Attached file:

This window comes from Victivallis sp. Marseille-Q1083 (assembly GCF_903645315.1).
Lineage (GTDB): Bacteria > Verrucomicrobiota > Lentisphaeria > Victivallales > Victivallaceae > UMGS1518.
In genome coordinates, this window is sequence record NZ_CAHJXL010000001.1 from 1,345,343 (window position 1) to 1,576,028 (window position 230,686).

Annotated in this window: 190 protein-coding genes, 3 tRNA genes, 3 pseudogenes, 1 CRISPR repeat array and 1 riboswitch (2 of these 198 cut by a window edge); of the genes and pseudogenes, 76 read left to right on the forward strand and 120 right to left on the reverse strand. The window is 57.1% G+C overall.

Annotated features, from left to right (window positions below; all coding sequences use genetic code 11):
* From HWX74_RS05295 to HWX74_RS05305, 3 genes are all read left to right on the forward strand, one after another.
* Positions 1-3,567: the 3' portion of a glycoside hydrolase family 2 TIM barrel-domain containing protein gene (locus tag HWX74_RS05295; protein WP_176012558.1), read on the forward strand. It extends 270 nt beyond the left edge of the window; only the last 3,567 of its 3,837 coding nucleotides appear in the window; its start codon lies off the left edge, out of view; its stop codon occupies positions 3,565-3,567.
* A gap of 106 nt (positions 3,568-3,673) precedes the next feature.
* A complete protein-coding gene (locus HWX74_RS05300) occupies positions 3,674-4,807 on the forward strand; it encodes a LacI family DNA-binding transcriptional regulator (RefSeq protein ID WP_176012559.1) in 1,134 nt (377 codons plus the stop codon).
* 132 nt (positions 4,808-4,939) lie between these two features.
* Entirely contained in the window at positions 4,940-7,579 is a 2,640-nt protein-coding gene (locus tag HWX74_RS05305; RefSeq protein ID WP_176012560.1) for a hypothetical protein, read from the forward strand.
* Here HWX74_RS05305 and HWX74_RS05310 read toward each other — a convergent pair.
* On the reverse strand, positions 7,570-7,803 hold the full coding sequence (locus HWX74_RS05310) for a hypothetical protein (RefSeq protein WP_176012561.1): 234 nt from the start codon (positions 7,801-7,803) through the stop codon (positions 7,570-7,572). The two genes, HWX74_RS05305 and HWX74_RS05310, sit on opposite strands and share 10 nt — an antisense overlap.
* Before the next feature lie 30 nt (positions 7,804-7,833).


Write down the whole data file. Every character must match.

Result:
This window comes from Victivallis sp. Marseille-Q1083 (assembly GCF_903645315.1).
Lineage (GTDB): Bacteria > Verrucomicrobiota > Lentisphaeria > Victivallales > Victivallaceae > UMGS1518.
In genome coordinates, this window is sequence record NZ_CAHJXL010000001.1 from 1,345,343 (window position 1) to 1,576,028 (window position 230,686).

Annotated in this window: 190 protein-coding genes, 3 tRNA genes, 3 pseudogenes, 1 CRISPR repeat array and 1 riboswitch (2 of these 198 cut by a window edge); of the genes and pseudogenes, 76 read left to right on the forward strand and 120 right to left on the reverse strand. The window is 57.1% G+C overall.

Annotated features, from left to right (window positions below; all coding sequences use genetic code 11):
* From HWX74_RS05295 to HWX74_RS05305, 3 genes are all read left to right on the forward strand, one after another.
* Positions 1-3,567: the 3' portion of a glycoside hydrolase family 2 TIM barrel-domain containing protein gene (locus tag HWX74_RS05295; protein WP_176012558.1), read on the forward strand. It extends 270 nt beyond the left edge of the window; only the last 3,567 of its 3,837 coding nucleotides appear in the window; its start codon lies off the left edge, out of view; its stop codon occupies positions 3,565-3,567.
* A gap of 106 nt (positions 3,568-3,673) precedes the next feature.
* A complete protein-coding gene (locus HWX74_RS05300) occupies positions 3,674-4,807 on the forward strand; it encodes a LacI family DNA-binding transcriptional regulator (RefSeq protein ID WP_176012559.1) in 1,134 nt (377 codons plus the stop codon).
* 132 nt (positions 4,808-4,939) lie between these two features.
* Entirely contained in the window at positions 4,940-7,579 is a 2,640-nt protein-coding gene (locus tag HWX74_RS05305; RefSeq protein ID WP_176012560.1) for a hypothetical protein, read from the forward strand.
* Here HWX74_RS05305 and HWX74_RS05310 read toward each other — a convergent pair.
* On the reverse strand, positions 7,570-7,803 hold the full coding sequence (locus HWX74_RS05310) for a hypothetical protein (RefSeq protein WP_176012561.1): 234 nt from the start codon (positions 7,801-7,803) through the stop codon (positions 7,570-7,572). The two genes, HWX74_RS05305 and HWX74_RS05310, sit on opposite strands and share 10 nt — an antisense overlap.
* Before the next feature lie 30 nt (positions 7,804-7,833).